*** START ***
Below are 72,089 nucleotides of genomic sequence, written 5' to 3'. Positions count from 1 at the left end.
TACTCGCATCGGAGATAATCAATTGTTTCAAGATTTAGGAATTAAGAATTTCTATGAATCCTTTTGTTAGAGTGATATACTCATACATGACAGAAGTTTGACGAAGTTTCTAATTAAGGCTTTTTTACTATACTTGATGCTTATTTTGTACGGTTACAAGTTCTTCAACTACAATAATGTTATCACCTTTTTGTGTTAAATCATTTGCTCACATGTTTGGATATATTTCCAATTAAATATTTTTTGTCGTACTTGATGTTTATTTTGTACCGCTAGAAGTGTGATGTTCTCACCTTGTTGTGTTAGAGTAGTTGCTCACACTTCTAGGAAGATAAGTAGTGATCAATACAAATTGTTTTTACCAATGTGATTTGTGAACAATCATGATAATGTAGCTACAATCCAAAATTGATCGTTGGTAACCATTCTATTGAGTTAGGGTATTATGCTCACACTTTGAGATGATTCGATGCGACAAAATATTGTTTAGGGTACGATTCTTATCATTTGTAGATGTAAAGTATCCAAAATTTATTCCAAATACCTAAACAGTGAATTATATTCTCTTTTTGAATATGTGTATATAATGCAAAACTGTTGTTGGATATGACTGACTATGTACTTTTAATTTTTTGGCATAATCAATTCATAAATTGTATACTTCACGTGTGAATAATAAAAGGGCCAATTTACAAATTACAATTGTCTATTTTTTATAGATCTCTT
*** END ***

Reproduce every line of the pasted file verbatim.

Below are 72,089 nucleotides of genomic sequence, written 5' to 3'. Positions count from 1 at the left end.
TACTCGCATCGGAGATAATCAATTGTTTCAAGATTTAGGAATTAAGAATTTCTATGAATCCTTTTGTTAGAGTGATATACTCATACATGACAGAAGTTTGACGAAGTTTCTAATTAAGGCTTTTTTACTATACTTGATGCTTATTTTGTACGGTTACAAGTTCTTCAACTACAATAATGTTATCACCTTTTTGTGTTAAATCATTTGCTCACATGTTTGGATATATTTCCAATTAAATATTTTTTGTCGTACTTGATGTTTATTTTGTACCGCTAGAAGTGTGATGTTCTCACCTTGTTGTGTTAGAGTAGTTGCTCACACTTCTAGGAAGATAAGTAGTGATCAATACAAATTGTTTTTACCAATGTGATTTGTGAACAATCATGATAATGTAGCTACAATCCAAAATTGATCGTTGGTAACCATTCTATTGAGTTAGGGTATTATGCTCACACTTTGAGATGATTCGATGCGACAAAATATTGTTTAGGGTACGATTCTTATCATTTGTAGATGTAAAGTATCCAAAATTTATTCCAAATACCTAAACAGTGAATTATATTCTCTTTTTGAATATGTGTATATAATGCAAAACTGTTGTTGGATATGACTGACTATGTACTTTTAATTTTTTGGCATAATCAATTCATAAATTGTATACTTCACGTGTGAATAATAAAAGGGCCAATTTACAAATTACAATTGTCTATTTTTTATAGATCTCTT